Battle of the Nudes (engraving)

Battle of the Nudes (engraving)

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The Battle of the Nudes or Battle of the Naked Men, probably dating from 1465–1475, is an engraving
Engraving is the practice of incising a design on to a hard, usually flat surface, by cutting grooves into it. The result may be a decorated object in itself, as when silver, gold, steel, or glass are engraved, or may provide an intaglio printing plate, of copper or another metal, for printing...

 by the Florentine
Florence is the capital city of the Italian region of Tuscany and of the province of Florence. It is the most populous city in Tuscany, with approximately 370,000 inhabitants, expanding to over 1.5 million in the metropolitan area....

A goldsmith is a metalworker who specializes in working with gold and other precious metals. Since ancient times the techniques of a goldsmith have evolved very little in order to produce items of jewelry of quality standards. In modern times actual goldsmiths are rare...

 and sculptor Antonio del Pollaiuolo which is one of the most significant old master print
Old master print
An old master print is a work of art produced by a printing process within the Western tradition . A date of about 1830 is usually taken as marking the end of the period whose prints are covered by this term. The main techniques concerned are woodcut, engraving and etching, although there are...

s of the Italian Renaissance
Italian Renaissance
The Italian Renaissance began the opening phase of the Renaissance, a period of great cultural change and achievement in Europe that spanned the period from the end of the 13th century to about 1600, marking the transition between Medieval and Early Modern Europe...

. The engraving is large at 42.4 x 60.9 cm, and depicts five men wearing headbands and five men without, fighting in pairs with weapons in front of a dense background of vegetation. All the figures are posed in different strained and athletic positions, and the print is advanced for the period in this respect. The style is classicizing, although they grimace fiercely, and their musculature is strongly emphasized. An effective and largely original return-stroke engraving technique was employed to model the bodies, with delicate and subtle effect.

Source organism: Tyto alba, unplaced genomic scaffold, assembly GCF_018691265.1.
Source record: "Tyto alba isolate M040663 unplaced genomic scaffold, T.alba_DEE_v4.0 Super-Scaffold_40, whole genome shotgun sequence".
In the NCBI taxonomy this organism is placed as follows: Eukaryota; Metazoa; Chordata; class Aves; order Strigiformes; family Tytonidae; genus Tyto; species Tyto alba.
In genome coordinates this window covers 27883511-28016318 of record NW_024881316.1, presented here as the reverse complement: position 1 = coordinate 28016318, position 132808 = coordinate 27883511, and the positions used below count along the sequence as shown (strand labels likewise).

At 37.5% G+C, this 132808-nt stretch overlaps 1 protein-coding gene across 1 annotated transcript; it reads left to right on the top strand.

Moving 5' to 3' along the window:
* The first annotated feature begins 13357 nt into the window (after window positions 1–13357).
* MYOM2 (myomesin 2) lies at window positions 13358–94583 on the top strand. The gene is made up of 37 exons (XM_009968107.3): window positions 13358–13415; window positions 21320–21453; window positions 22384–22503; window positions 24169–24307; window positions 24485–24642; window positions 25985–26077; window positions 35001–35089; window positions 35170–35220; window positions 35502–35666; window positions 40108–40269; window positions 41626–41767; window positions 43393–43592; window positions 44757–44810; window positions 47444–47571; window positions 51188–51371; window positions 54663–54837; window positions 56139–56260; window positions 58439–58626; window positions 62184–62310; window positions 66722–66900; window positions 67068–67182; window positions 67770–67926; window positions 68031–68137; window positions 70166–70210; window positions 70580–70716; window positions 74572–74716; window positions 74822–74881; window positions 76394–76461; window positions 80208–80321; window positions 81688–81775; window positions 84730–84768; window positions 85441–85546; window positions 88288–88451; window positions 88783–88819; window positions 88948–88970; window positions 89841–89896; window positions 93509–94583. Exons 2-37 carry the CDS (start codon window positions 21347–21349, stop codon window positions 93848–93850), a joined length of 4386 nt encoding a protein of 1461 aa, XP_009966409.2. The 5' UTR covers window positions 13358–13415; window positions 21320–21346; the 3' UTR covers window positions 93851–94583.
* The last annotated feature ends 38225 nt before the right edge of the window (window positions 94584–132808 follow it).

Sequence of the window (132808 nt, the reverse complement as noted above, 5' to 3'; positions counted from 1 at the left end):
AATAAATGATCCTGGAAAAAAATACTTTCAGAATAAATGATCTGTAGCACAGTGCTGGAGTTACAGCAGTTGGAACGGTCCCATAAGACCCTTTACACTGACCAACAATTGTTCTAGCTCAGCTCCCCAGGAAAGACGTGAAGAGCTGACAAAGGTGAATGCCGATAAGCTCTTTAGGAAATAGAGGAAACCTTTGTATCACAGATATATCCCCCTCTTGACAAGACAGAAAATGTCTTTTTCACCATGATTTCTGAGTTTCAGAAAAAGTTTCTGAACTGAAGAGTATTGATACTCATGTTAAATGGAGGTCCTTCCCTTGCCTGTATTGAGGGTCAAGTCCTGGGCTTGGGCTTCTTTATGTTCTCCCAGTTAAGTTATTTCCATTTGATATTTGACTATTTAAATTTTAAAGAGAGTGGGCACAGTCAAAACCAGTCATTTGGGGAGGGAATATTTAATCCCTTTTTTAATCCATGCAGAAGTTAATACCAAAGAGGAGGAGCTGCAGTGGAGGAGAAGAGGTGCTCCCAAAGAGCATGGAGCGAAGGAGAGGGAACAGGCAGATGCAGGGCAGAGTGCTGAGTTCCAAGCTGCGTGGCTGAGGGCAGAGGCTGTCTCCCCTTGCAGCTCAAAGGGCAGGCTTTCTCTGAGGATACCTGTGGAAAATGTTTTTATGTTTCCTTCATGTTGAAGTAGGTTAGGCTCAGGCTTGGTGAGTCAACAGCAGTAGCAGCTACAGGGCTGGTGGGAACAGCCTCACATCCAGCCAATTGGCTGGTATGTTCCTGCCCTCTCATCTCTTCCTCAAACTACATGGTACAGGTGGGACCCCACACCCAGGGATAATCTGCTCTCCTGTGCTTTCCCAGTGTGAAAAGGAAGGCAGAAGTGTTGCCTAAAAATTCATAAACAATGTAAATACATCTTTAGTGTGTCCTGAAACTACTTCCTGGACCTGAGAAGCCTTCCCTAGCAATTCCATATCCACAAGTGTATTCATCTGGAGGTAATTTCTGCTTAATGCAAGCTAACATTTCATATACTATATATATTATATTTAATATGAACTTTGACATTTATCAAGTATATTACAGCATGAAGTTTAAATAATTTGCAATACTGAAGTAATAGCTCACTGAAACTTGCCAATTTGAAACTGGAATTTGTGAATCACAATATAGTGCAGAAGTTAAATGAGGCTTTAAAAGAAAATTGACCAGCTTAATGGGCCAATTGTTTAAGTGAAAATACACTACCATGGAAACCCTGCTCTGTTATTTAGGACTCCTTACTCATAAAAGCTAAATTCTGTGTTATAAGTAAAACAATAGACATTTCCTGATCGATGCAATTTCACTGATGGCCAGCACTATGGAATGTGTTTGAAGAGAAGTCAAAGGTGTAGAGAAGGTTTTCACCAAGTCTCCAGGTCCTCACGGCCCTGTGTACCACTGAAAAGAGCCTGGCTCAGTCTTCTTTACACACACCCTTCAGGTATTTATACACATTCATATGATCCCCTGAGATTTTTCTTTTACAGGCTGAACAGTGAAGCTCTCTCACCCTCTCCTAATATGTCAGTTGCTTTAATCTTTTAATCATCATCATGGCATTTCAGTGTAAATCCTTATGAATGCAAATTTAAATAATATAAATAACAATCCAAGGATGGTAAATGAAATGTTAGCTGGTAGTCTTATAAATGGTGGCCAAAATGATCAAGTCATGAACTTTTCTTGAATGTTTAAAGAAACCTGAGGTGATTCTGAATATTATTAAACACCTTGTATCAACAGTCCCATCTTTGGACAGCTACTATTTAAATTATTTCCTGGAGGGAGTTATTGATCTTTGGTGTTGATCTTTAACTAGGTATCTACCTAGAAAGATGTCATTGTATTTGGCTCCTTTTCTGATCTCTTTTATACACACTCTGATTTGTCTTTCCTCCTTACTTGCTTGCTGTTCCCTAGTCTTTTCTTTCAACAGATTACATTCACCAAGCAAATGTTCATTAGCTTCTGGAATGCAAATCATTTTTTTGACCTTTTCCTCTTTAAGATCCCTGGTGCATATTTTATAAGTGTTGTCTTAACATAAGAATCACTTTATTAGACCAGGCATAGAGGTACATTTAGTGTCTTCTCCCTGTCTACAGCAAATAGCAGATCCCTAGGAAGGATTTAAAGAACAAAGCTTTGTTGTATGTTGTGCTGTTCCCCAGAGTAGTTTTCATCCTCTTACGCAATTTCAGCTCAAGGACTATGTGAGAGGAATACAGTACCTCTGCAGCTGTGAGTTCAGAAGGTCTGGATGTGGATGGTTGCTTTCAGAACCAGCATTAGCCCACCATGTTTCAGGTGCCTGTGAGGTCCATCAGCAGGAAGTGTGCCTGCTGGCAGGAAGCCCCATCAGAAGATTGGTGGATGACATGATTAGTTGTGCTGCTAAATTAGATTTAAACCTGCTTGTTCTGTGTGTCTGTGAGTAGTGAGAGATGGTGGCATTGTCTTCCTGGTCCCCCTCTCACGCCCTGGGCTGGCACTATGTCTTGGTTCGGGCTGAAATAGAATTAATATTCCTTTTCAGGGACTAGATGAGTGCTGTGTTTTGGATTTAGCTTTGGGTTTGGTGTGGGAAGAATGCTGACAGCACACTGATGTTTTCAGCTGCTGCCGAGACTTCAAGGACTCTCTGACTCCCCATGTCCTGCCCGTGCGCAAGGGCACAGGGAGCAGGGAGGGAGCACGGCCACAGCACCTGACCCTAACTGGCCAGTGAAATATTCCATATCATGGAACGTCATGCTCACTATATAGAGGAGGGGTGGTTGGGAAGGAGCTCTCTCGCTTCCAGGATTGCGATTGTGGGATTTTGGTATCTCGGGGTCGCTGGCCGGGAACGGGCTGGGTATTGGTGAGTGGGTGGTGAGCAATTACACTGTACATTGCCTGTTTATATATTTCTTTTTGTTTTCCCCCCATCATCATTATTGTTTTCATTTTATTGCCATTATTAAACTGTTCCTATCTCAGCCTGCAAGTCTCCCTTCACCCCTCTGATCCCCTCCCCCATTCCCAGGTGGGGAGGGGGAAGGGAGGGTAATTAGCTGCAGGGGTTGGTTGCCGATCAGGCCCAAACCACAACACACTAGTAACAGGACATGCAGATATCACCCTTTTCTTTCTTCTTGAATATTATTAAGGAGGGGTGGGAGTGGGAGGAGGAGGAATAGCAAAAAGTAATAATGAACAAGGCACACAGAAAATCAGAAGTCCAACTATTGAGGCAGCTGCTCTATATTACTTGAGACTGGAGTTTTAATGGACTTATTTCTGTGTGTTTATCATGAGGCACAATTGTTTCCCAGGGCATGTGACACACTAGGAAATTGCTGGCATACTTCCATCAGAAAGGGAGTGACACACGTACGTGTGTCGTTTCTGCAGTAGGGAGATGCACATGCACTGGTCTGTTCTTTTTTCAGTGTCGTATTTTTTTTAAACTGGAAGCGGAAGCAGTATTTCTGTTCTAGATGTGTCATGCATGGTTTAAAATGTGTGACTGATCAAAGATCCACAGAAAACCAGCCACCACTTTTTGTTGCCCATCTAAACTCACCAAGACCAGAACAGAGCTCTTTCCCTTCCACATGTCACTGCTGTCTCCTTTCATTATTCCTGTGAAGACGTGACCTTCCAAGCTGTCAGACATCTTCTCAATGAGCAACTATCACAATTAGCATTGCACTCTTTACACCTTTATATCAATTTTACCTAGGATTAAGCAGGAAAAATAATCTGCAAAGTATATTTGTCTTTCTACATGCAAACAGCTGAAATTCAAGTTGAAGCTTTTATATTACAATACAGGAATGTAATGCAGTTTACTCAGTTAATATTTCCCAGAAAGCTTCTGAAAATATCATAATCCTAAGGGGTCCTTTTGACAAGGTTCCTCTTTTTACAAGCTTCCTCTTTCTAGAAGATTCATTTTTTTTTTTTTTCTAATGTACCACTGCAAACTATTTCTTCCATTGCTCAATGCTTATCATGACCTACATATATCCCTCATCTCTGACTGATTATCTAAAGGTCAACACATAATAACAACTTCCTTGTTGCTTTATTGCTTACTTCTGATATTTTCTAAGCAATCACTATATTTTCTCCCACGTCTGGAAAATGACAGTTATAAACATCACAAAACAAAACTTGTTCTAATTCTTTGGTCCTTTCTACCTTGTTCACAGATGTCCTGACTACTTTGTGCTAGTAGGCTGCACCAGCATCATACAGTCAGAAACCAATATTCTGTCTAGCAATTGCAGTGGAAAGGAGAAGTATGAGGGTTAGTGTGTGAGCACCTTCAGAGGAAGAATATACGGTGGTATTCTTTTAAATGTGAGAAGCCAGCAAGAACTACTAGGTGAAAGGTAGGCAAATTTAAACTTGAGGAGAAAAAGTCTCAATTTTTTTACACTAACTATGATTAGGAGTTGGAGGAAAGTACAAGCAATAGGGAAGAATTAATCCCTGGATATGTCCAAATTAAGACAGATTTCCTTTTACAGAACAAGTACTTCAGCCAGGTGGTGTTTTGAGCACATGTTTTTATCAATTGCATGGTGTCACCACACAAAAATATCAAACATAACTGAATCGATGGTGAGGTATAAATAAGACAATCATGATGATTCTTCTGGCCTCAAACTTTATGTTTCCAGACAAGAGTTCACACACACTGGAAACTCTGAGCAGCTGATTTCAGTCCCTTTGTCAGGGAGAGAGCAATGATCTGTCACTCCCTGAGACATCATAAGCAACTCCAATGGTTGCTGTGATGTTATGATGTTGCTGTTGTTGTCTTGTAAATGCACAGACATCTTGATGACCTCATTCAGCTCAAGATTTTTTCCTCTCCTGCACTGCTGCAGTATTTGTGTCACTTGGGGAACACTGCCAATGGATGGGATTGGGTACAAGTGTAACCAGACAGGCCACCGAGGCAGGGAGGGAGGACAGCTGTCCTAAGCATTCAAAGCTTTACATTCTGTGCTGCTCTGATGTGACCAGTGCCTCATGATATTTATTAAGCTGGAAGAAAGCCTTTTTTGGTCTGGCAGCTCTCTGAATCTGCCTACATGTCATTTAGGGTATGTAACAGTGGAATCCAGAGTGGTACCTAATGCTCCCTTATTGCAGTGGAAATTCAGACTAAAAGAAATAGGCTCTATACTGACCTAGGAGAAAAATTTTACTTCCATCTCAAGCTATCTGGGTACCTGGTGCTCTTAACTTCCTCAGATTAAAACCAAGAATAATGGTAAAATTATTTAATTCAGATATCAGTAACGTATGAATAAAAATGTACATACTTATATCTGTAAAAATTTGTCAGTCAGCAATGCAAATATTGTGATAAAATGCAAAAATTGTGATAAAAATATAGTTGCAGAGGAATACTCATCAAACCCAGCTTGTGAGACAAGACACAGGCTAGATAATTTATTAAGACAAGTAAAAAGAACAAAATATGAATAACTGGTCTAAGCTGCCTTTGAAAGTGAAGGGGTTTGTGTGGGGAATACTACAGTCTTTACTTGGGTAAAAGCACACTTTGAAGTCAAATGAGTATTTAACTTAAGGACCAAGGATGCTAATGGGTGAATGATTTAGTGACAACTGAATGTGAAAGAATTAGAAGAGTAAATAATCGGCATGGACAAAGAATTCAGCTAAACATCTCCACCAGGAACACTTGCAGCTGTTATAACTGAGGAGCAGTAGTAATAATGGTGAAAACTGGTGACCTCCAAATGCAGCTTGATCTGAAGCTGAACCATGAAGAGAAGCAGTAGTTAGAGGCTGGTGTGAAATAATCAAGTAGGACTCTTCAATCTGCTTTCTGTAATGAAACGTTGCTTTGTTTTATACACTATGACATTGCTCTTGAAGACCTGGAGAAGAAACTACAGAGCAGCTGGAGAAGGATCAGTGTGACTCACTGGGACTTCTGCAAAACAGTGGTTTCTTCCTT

Context and reception

Vasari, who praises the engraving highly, says that Pollaiuolo made other prints, but none have survived. Given the rarity of this one, Vasari may well be right, although he was writing many decades later. Alternatively he may have been referring to a number of prints after paintings or drawings of Pollaiuolo, but now universally seen as engraved by different artists to the battle, and now mostly attributed as "School of Pollaiuolo" or similar terms.
As with Andrea Mantegna
Andrea Mantegna
Andrea Mantegna was an Italian painter, a student of Roman archeology, and son in law of Jacopo Bellini. Like other artists of the time, Mantegna experimented with perspective, e.g., by lowering the horizon in order to create a sense of greater monumentality...

, the dominant Italian printmaker of the period, based mostly in Mantua
Mantua is a city and comune in Lombardy, Italy and capital of the province of the same name. Mantua's historic power and influence under the Gonzaga family, made it one of the main artistic, cultural and notably musical hubs of Northern Italy and the country as a whole...

, the suggestion has been made that Pollaiuolo may not have engraved the plate himself, but hired a specialist to work from his design. However this remains a minority view. Engraving was an essential skill of the goldsmith, and Pollaiuolo's workshop produced niello
Niello is a black mixture of copper, silver, and lead sulphides, used as an inlay on engraved or etched metal. It can be used for filling in designs cut from metal...

 engraved plaques. Estimates of the date of the engraving have varied from about 1465 to about 1489. As with most famous prints of the period, a number of direct copies were made in engraving and woodcut
Woodcut—occasionally known as xylography—is a relief printing artistic technique in printmaking in which an image is carved into the surface of a block of wood, with the printing parts remaining level with the surface while the non-printing parts are removed, typically with gouges...

, and it was often borrowed from and imitated, for example in a drawing
Drawing is a form of visual art that makes use of any number of drawing instruments to mark a two-dimensional medium. Common instruments include graphite pencils, pen and ink, inked brushes, wax color pencils, crayons, charcoal, chalk, pastels, markers, styluses, and various metals .An artist who...

 probably by Raphael